On 19 March 2024, the Court of Appeal handed down its decision on the appeal in the Lidl v Tesco case ([2024] EWCA Civ 262), holding as follows.


First instance (High Court) decision Court of Appeal ruling
Copyright infringement Overturned (appeal allowed)
Trade mark infringement Upheld (appeal dismissed)
Passing off Upheld (appeal dismissed)
Trade mark invalidity (for the mark depicting the background to the main Lidl logo) Upheld (appeal dismissed)


This post focusses on the Court of Appeal allowing the appeal against the first instance finding of copyright infringement. For more details on the first instance decision as a whole, see our prior Kluwer blog post here.



The parties are the well-known supermarkets in the UK: Lidl and Tesco.

The subject of the dispute was Tesco’s Clubcard Prices signs (“CCP Signs”), as shown below. These were used as part of a marketing campaign by Tesco to indicate to customers which products were subject to discounted prices for Clubcard holders.

The CCP Signs

Source here

Lidl brought an action in the High Court against Tesco. By the time of trial, Lidl’s copyright claim was that the CCP Signs infringed the copyright subsisting in the Mark with Text shown below.


Lidl’s Logos

Source here


First instance

The first instance judge, Mrs Justice Joanna Smith, found that copyright subsisted in the Mark with Text and this was infringed by the CCP Signs.

On subsistence, the judge summarised Tesco’s argument as being that the “combination consists of insufficient skill and labour because it is too simple”, which she rejected. She noted that the artistic quality may not have been high, this did not preclude an artistic work from being original, and that “bringing together the Lidl text with the yellow circle and blue background was an act which involved skill and labour”. Accordingly, the Mark with Text was a protectable copyright work as an artistic work.

On infringement, the judge found that the similarities were sufficiently close to be more likely a result of copying than coincidence and so it was for Tesco to explain those similarities. Tesco failed to do so and Lidl successfully argued that the part copied (the blue background with the yellow circle) formed a substantial part of the copyright work (the Mark with Text), and so Tesco was held liable for copyright infringement.



The process of creation of the Mark with Text is important context to the appeal. Essentially, Lidl explained that the Mark with Text was the product of a “three-stage evolution” [101] shown below, involving potentially different authors over roughly a 15-year period.

  1. Stage 1 – The stylised “Lidl” text only
  2. Stage 2 – The yellow circle with a red border was added to Stage 1 (the “Stage 2 Work”),
  3. Stage 3 – The blue square background was added to the Stage 2 Work (the “Stage 3 Work”)


The Stage 3 Work

Source here

Tesco’s appeal relied on two grounds. They claimed the first instance judge was wrong to find (1) the Stage 3 Work was original, and, in the alternative, (2) the CCP Signs reproduced a substantial part of the Stage 3 Work.

On the judge’s originality finding, Counsel for Tesco essentially argued that the contribution of the author of the Stage 3 Work was analogous to adding a blue background to Caravaggio’s Medusa, as shown below.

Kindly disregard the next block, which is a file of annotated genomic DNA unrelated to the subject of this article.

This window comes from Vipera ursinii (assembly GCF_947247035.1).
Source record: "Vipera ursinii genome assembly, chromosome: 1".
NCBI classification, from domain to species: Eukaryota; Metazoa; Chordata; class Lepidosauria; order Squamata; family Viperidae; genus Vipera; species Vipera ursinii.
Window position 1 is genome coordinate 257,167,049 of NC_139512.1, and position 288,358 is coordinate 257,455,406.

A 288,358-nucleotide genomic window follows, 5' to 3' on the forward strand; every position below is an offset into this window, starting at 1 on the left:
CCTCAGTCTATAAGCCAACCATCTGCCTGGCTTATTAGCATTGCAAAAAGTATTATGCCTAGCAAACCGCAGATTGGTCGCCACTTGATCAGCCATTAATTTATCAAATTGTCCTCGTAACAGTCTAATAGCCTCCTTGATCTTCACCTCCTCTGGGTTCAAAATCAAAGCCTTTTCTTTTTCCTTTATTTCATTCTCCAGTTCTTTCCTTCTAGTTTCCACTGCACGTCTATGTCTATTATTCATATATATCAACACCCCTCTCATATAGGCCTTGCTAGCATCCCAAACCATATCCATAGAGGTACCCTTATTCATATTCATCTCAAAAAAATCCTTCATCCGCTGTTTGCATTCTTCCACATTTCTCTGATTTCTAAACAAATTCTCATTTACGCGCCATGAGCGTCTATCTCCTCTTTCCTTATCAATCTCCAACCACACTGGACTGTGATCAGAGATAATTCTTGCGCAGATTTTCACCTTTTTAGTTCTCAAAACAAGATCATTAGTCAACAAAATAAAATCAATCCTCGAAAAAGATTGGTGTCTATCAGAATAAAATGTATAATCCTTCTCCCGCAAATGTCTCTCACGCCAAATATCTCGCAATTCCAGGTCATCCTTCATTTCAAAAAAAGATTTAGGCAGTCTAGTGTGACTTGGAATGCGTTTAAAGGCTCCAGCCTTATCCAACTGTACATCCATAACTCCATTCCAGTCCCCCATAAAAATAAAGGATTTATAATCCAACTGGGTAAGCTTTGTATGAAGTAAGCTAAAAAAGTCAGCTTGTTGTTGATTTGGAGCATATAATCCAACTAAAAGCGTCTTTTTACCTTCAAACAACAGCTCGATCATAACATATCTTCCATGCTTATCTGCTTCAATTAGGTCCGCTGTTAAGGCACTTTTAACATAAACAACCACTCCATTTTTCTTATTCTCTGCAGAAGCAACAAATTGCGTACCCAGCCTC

Source here


However, Arnold LJ found that the Stage 3 Work was “sufficiently original” to attract copyright protection, while noting that “scope of protection conferred […] is narrow” [194]. In doing so, he referred to the choices made by the author of the Stage 3 work as being:

  1. the shade of blue,
  2. the positioning of the Stage 2 Work centrally within the square, and
  3. the distance between the edges of the square and the edge of the Stage 2 Work [191].

Accordingly, Tesco’s objection on originality failed.

On the judge’s substantial part finding, Tesco argued on appeal that Tesco had not copied what was original to the author of the Stage 3 Work.

Arnold LJ agreed with Tesco and thus allowed the appeal. He explained that Tesco had not copied “at least two elements that make the Stage 3 Work original, namely the shade of blue and the distance between the circle and the square” [194]. Lidl had accepted that they could not complain about the yellow circle since it was only original to the Stage 2 Work, and not to the Stage 3 Work.

So, in short, the Court of Appeal found the Stage 3 Work was original, but was not infringed by the CCP Signs.



The Court of Appeal judgment highlights two important points of law.

Firstly, where the degree of creativity is low in a copyright work, the consequence is that the “scope of protection conferred by the copyright in that word is correspondingly narrow” [43].

So, while the case does helpfully demonstrate that brand owners may be able to rely on even relatively simplistic logos as copyright works, copyright protection for such simplistic logos may only capture close copies.

Secondly, the only protectable elements of a derivative work are those that are original over the antecedent work. Or, as Arnold LJ puts it in the judgment: “If A creates a first original work, B copies A’s work but adds sufficiently to it to create a second original work, and C copies from B’s work only the part created by A, then B has no claim for copyright infringement against C because that which has been copied by C is not original to B.” [44]

Accordingly, when it comes to copyright claims, it is important that brand owners (1) understand the process of creation of any “works” that they wish to rely on, and (2) recognise the original elements of each “work” if the work has been created in stages.


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